From New World Encyclopedia
Saint Brendan of Clonfert
Saint brendan german manuscript.jpg

St Brendan and the whale from a 15th century manuscript
Born c. 484 in Ciarraighe Luachra near Tralee, County Kerry, Munster, Ireland
Died c. 577 in Anach Cuain (Annaghdown]), County Galway, Connacht, Ireland
Venerated in Roman Catholic Church, Eastern Orthodox Church, Anglican Communion
Major shrine Clonfert
Feast May 16
Attributes whale; priest celebrating Mass on board ship while fish gather to listen; one of a group of monks in a small boat[1]
Patronage boatmen; mariners; sailors; travellers; whales; diocese of Clonfert; diocese of Kerry[1]

Saint Brendan of Clonfert, or Bréanainn of Clonfert (c. 484 – c. 577 C.E.), also known as "the Navigator," "the Voyager," or "the Bold" is one of the early Irish monastic saints whose legends are deeply ingrained in Irish folklore and history. He was one of the Twelve Apostles of Ireland[2] who is chiefly renowned for his legendary quest to the Isle of the Blessed. Some believe that Saint Brendan discovered the Americas before Christopher Columbus,[3] and his voyage is still commemorated in Ireland today.

Saint Brendan is known as the Patron Saint of sailors and travelers and his feast day is celebrated on May 16, in the Eastern Orthodox Church, Roman Catholic Church, and within the Anglican Communion.

Early life

In 484 C.E., Saint Brendan was born in Ciarraighe Luachra near the port of Tralee, in County Kerry, in the province of Munster, in the south west of Ireland.[4] He was baptized at Tubrid, near Ardfert, by Saint Erc. His early education was under Saint Ita, "the Brigid of Munster," and he completed his studies under Saint Erc, who ordained him priest in 512 C.E. Between the years 512 and 530 St Brendan built monastic cells at Ardfert, and, at the foot of Mount Brandon, Shanakeel—Seana Cill, usually translated as "the old church"—also called Baalynevinoorach. It was from here that he set out on his famous seven years voyage in search for the Land of Delight (The Garden of Eden). The old Irish Calendars assigned a special feast on March 22 to commemorate the voyage. The litany of St Aengus the Culdee, composed at the close of the eighth century, invokes "the sixty who accompanied St. Brendan in his quest for the Land of Promise."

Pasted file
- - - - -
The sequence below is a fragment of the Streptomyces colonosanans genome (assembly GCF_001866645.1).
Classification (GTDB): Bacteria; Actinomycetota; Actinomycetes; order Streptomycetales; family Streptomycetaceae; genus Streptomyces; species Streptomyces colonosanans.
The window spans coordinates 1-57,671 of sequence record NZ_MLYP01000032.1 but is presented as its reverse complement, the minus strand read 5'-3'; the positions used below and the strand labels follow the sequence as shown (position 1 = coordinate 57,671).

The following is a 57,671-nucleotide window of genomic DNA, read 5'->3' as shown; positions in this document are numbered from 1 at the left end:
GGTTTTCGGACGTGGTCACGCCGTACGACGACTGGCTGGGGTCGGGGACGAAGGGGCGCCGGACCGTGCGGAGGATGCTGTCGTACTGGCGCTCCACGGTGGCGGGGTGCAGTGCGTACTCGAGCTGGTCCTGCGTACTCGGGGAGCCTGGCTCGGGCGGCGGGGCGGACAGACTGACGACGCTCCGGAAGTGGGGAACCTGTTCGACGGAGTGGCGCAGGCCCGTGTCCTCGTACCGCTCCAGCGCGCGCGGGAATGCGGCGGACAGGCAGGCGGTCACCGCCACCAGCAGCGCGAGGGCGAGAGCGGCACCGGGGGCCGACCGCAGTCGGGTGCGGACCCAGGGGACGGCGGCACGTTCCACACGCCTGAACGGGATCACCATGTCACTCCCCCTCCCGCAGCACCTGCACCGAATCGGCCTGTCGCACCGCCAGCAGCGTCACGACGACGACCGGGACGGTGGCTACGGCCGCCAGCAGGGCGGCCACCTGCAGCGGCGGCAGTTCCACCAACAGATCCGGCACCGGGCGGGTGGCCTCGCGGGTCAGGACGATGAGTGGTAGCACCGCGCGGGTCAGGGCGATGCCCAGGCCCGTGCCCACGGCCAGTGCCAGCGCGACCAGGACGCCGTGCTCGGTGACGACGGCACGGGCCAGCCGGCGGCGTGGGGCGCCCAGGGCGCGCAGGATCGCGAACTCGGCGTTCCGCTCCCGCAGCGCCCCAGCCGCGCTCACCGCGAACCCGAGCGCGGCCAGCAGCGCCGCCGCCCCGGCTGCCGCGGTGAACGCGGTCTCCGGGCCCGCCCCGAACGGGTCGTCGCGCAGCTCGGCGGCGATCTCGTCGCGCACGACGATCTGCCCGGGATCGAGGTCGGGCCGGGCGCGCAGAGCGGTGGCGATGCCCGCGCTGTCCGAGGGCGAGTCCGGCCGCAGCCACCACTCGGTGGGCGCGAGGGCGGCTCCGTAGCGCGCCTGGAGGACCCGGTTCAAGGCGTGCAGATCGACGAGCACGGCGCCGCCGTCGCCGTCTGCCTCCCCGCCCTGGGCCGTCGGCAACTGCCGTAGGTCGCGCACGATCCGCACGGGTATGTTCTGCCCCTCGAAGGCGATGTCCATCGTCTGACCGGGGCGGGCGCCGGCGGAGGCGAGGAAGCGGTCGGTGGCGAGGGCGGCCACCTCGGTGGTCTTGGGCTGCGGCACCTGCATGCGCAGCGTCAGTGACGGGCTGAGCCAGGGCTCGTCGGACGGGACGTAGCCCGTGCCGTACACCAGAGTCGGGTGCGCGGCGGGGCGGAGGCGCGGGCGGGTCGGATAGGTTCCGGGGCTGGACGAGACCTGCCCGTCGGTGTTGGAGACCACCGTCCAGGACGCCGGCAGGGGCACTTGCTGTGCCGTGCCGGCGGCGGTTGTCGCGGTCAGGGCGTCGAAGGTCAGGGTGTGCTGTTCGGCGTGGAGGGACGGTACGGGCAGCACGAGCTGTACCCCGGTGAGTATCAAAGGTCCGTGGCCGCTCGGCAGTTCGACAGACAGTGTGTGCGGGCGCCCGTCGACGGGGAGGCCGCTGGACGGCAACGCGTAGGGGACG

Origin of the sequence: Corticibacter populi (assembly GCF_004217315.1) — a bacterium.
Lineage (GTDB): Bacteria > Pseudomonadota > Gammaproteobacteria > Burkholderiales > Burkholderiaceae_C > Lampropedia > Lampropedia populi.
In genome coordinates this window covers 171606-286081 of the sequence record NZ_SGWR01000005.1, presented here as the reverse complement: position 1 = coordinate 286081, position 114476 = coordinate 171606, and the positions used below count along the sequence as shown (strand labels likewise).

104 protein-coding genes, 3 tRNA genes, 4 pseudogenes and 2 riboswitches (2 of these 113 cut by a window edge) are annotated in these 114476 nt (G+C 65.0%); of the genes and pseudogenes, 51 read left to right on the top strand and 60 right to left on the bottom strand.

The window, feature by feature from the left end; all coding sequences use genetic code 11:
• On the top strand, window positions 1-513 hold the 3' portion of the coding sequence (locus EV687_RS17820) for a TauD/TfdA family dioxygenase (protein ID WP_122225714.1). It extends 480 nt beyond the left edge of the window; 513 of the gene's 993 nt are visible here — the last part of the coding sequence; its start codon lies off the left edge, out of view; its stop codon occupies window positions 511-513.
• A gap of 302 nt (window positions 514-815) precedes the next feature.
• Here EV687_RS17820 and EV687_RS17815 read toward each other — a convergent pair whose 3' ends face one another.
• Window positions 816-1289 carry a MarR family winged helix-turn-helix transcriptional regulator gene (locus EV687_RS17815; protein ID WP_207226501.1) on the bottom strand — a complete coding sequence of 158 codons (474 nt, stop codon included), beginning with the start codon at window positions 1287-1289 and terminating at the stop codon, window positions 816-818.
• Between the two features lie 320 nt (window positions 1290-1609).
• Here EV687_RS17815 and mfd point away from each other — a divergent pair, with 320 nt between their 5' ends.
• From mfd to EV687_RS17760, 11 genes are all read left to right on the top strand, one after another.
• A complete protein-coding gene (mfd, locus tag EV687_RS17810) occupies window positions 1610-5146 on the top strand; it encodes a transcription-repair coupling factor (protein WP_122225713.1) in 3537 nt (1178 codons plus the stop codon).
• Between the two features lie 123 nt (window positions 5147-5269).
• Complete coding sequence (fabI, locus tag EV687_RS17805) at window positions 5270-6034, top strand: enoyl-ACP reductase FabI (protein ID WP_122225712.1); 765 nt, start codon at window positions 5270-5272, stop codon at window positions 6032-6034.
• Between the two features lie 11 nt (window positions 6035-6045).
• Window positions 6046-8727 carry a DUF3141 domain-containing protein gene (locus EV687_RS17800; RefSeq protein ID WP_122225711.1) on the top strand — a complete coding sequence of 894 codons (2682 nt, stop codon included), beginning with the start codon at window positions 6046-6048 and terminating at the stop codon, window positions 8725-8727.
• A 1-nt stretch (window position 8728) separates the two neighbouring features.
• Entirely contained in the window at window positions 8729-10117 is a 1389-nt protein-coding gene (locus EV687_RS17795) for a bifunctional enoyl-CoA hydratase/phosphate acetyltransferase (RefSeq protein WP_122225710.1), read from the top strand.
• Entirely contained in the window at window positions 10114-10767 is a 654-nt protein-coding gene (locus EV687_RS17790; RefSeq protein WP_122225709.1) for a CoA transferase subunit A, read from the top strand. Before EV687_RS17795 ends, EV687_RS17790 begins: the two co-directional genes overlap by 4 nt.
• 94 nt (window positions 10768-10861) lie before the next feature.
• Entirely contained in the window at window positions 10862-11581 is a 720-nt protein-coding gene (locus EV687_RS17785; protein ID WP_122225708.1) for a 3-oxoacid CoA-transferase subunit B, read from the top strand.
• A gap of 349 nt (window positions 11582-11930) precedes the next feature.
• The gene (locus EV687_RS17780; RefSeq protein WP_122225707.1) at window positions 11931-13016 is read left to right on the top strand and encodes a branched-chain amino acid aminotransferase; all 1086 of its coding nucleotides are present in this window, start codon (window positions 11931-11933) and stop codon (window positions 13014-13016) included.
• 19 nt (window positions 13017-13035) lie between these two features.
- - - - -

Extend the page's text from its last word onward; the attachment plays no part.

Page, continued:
Brendan discovering the Faroes and Iceland
Stamp sheet FR 252-253 of Postverk Føroya
Issued: 18 April 1994
Artist: Colin Harrison

Legendary journey

St Brendan is chiefly renowned for his legendary journey to The Isle of the Blessed (also called Tír na nÓg) as described in the ninth century Voyage of St Brendan the Navigator. Many versions exist of this story, that tell of how Brendan set out onto the Atlantic Ocean with sixty pilgrims (other versions have fourteen, plus three unbelievers who join at the last minute), searching for the Garden of Eden. If this voyage actually happened, it would have occurred in around the years 512-530 C.E., before his travel to the island of Great Britain. On his trip, Brendan is supposed to have seen a blessed island covered with vegetation. He also encountered a sea monster, an adventure he shared with his contemporary Saint Columba (521-597 C.E.). According to legend, Brendan landed on an island which turned out to be a giant sea monster called Jasconius or Jascon. This too, has its parallels in other stories, not only in Irish mythology but in other traditions, from Sinbad the Sailor to Pinocchio.